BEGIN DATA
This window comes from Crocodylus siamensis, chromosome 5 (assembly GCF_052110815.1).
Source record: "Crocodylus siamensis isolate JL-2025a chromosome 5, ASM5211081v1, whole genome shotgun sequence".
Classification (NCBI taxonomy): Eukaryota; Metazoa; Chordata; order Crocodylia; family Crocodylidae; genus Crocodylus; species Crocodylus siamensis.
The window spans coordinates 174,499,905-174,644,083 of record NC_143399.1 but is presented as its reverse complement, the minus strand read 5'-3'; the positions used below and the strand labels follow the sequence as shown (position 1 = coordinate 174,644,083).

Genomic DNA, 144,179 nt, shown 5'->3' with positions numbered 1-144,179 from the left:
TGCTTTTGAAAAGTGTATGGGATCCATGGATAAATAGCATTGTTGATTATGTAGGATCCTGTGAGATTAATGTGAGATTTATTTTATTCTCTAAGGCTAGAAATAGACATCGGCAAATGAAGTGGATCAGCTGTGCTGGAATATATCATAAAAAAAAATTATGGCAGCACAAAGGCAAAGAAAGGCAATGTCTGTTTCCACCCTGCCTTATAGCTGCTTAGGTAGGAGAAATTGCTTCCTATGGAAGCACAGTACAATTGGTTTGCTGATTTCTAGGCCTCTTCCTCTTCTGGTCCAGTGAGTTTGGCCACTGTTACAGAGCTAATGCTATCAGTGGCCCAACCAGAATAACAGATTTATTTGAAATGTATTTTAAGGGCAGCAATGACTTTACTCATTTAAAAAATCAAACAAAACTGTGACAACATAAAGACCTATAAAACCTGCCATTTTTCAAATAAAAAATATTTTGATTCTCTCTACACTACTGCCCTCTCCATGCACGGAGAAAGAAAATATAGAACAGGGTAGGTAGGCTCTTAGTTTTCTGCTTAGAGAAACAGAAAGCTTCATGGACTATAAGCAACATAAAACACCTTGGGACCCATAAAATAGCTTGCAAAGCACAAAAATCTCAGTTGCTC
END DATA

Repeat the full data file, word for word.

This window comes from Crocodylus siamensis, chromosome 5 (assembly GCF_052110815.1).
Source record: "Crocodylus siamensis isolate JL-2025a chromosome 5, ASM5211081v1, whole genome shotgun sequence".
Classification (NCBI taxonomy): Eukaryota; Metazoa; Chordata; order Crocodylia; family Crocodylidae; genus Crocodylus; species Crocodylus siamensis.
The window spans coordinates 174,499,905-174,644,083 of record NC_143399.1 but is presented as its reverse complement, the minus strand read 5'-3'; the positions used below and the strand labels follow the sequence as shown (position 1 = coordinate 174,644,083).

Genomic DNA, 144,179 nt, shown 5'->3' with positions numbered 1-144,179 from the left:
TGCTTTTGAAAAGTGTATGGGATCCATGGATAAATAGCATTGTTGATTATGTAGGATCCTGTGAGATTAATGTGAGATTTATTTTATTCTCTAAGGCTAGAAATAGACATCGGCAAATGAAGTGGATCAGCTGTGCTGGAATATATCATAAAAAAAAATTATGGCAGCACAAAGGCAAAGAAAGGCAATGTCTGTTTCCACCCTGCCTTATAGCTGCTTAGGTAGGAGAAATTGCTTCCTATGGAAGCACAGTACAATTGGTTTGCTGATTTCTAGGCCTCTTCCTCTTCTGGTCCAGTGAGTTTGGCCACTGTTACAGAGCTAATGCTATCAGTGGCCCAACCAGAATAACAGATTTATTTGAAATGTATTTTAAGGGCAGCAATGACTTTACTCATTTAAAAAATCAAACAAAACTGTGACAACATAAAGACCTATAAAACCTGCCATTTTTCAAATAAAAAATATTTTGATTCTCTCTACACTACTGCCCTCTCCATGCACGGAGAAAGAAAATATAGAACAGGGTAGGTAGGCTCTTAGTTTTCTGCTTAGAGAAACAGAAAGCTTCATGGACTATAAGCAACATAAAACACCTTGGGACCCATAAAATAGCTTGCAAAGCACAAAAATCTCAGTTGCTC